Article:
Photo: Baba Steve / flickr
There has been a lot of talk about a ‘New Great Game’ in Central Asia, in which the major powers compete for control of resource rich and logistically important region of Central Asia. This area might have made the most headlines last year when Herman Cain found himself unable to pronounce ‘Uzbekistan’. The layperson may not be aware of where Central Asia is, or why exactly it is important.This region has long been seen as crucial to hegemony in Asia and Russia, China and the United States are all vying for control. Recent violence in the Pamir Mountains of Tajikistan is a case study of how complex the region is, and a preview of the conflicting loyalties in play: local governments that oppose authoritarian central governments, complex border politics between states, numerous restive autonomous regions and of course, international concerns about implications of conflict. The violence in Tajikistan can provide an illustration of the competing entities in the region, and give insight into what the ‘New Great Game’ might mean for the US.
The eastern Badakhshan region of Tajikistan has a long history of opposition to the central government, and on July 24, tensions flared as a ‘special operation’ took place, killing anywhere from 42-200 people, depending on the source of the information. Locally known as Pamir, this semi-autonomous region of Tajikistan is populated by about 200,000 who campaigned for independence during the Tajik civil war of the 1990s. It is a remote, poor part of the country and a continual base for opposition politics and rebel groups. The shared border with Afghanistan has opened it up to smuggling and drug trafficking. The military operation followed the recent killing of a government official, General Abdullo Nazarov, who was chairman for the Committee for National Security. Nazarov, unlike many security officials, was known for being a prominent opposition figure and was only in the government due to a Peace Agreement, which dictated 30% of government ministers must be named by the opposition.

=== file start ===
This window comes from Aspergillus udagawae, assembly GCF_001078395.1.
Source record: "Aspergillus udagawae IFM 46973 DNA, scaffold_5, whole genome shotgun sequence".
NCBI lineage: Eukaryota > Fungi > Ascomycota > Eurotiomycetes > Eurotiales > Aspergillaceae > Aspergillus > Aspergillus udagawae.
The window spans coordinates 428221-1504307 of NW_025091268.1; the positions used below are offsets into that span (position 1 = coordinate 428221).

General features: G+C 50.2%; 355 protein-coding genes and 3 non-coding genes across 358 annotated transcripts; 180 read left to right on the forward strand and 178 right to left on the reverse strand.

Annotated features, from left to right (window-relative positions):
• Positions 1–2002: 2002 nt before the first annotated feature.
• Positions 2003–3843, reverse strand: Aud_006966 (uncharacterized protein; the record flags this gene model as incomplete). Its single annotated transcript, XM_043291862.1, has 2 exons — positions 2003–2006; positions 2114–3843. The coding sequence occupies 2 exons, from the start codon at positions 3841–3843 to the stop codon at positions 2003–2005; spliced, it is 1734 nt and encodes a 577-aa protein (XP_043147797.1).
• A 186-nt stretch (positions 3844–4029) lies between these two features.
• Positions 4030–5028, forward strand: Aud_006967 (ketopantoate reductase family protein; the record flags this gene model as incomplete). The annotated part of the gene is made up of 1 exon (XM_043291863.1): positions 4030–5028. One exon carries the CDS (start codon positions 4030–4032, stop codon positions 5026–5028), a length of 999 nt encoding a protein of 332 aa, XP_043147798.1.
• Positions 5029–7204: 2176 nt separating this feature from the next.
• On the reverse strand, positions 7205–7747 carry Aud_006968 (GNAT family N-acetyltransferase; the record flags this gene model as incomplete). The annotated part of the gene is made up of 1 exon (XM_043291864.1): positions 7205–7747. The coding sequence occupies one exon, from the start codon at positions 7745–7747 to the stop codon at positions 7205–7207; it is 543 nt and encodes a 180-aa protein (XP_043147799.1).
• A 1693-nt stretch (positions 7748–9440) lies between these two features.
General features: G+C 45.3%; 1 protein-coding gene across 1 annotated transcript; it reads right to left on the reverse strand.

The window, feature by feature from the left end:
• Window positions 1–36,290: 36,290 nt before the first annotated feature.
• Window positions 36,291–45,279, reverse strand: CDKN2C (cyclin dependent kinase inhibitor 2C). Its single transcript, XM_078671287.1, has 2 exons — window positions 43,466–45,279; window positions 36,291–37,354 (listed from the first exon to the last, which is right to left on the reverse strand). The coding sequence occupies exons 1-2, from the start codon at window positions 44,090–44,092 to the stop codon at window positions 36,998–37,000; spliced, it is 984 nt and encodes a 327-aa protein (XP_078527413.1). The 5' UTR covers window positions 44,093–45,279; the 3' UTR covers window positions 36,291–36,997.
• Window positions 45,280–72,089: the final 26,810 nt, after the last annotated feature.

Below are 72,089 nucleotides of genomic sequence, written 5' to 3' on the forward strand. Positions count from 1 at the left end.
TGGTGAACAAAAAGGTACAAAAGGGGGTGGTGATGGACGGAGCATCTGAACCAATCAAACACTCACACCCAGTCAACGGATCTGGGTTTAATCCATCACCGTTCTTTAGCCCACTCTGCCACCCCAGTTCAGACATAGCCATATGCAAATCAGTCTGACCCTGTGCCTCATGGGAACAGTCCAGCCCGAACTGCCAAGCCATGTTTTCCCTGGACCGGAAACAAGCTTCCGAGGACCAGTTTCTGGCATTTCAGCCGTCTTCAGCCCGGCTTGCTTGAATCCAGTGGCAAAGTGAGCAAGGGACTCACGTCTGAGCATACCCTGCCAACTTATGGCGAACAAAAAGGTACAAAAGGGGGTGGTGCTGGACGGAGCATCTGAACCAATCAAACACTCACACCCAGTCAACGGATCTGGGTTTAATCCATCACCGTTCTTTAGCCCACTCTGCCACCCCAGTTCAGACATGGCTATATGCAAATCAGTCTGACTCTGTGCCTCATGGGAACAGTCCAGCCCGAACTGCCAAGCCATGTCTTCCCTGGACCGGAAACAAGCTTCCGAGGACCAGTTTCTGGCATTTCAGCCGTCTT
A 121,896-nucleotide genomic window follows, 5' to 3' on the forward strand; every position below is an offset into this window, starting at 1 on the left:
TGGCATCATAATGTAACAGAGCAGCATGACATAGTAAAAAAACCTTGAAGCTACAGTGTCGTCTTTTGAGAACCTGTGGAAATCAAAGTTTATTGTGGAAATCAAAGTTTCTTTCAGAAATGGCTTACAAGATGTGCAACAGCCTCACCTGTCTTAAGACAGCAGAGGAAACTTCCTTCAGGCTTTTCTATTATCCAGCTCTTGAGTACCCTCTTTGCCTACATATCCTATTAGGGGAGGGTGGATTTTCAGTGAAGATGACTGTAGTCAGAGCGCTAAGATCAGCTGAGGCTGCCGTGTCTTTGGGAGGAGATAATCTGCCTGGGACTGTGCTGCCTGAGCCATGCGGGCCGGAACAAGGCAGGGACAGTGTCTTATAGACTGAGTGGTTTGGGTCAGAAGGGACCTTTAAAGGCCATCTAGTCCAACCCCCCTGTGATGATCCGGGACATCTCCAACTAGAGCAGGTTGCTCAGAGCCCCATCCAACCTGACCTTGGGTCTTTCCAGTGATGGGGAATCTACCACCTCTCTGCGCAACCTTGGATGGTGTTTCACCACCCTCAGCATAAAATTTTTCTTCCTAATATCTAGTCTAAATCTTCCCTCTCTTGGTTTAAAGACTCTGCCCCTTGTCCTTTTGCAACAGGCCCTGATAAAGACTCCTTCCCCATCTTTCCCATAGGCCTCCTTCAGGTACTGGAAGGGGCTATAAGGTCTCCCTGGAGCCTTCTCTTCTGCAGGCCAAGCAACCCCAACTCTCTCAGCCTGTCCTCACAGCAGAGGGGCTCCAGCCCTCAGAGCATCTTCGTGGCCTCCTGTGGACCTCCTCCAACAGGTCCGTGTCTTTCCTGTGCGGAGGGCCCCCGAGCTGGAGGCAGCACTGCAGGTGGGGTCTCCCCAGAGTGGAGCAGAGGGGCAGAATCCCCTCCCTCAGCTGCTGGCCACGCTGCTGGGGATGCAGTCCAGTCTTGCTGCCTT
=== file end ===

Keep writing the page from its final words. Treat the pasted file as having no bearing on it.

This is a complicated series of events. To spell it out simplistically, an opposition figure in the government was stabbed to death in a province known to be rebellious. The government then attacked this province in order to reassert control, presumably to show that murders of government officials would not go unanswered. Last night, another opposition leader was killed, leading to public protests today.
Eurasianet reports that a wheelchair-bound commander was murdered on the night of 21 August, setting off protests that government troops are attempting to quell. Two protestors are reported injured thus far. Earlier this month, all males in the restless Gorno-Badakhshan region were called to report to the military for questioning, but the government states it is not related to the recent conflicts and is standard procedure.
The return to violence and protest so soon after the July skirmishes stoke fears that Tajikistan will return to full-scale conflict. The killing of civilians in July, though denied by the government, is a likely factor in the protests today, exacerbating problems between the autonomous region and the government. The region in question is isolated, so it does seem fairly unlikely that violence will spill over to other parts of the country.
From a US perspective, it is worth noting that instability on the Afghan border, especially during the drawdown of the US troops, will undoubtedly make US policy makers nervous. This may or may not have any effect on the conflict or Tajikistan, but as pointed out recently by Casey Michel, people are becoming more aware of Tajikistan and its growing regional importance. Additionally, the border in question is a known drug smuggling route, and some analysts state that recent offensives by the government are a power play to gain control over the lucrative drug trade in the region.
The conflict in Tajikistan is one of many in Central Asia – the borders are often volatile, such as the Kazakh-Kyrgyz border, Uzbekistan and Tajikistan are often tense, claims of rising Islamist insurgencies from all the Central Asian states and of course, there’s the NATO drawdown from Afghanistan. As the New Great Game takes shape, all of these conflicts will have to be counterbalanced with regional power plays. Central Asia is likely to be a Gordian knot for US foreign policy.
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